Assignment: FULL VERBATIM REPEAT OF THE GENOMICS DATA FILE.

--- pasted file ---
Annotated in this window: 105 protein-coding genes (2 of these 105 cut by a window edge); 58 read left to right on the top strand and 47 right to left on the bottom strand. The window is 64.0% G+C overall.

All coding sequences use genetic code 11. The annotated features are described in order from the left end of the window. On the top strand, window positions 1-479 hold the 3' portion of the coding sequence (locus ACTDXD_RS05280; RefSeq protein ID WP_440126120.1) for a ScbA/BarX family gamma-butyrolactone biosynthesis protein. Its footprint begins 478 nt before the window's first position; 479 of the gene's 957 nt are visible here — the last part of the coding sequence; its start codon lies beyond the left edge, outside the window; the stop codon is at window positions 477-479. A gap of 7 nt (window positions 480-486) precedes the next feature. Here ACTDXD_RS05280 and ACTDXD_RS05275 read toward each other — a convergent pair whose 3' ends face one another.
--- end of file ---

Annotated in this window: 105 protein-coding genes (2 of these 105 cut by a window edge); 58 read left to right on the top strand and 47 right to left on the bottom strand. The window is 64.0% G+C overall.

All coding sequences use genetic code 11. The annotated features are described in order from the left end of the window. On the top strand, window positions 1-479 hold the 3' portion of the coding sequence (locus ACTDXD_RS05280; RefSeq protein ID WP_440126120.1) for a ScbA/BarX family gamma-butyrolactone biosynthesis protein. Its footprint begins 478 nt before the window's first position; 479 of the gene's 957 nt are visible here — the last part of the coding sequence; its start codon lies beyond the left edge, outside the window; the stop codon is at window positions 477-479. A gap of 7 nt (window positions 480-486) precedes the next feature. Here ACTDXD_RS05280 and ACTDXD_RS05275 read toward each other — a convergent pair whose 3' ends face one another.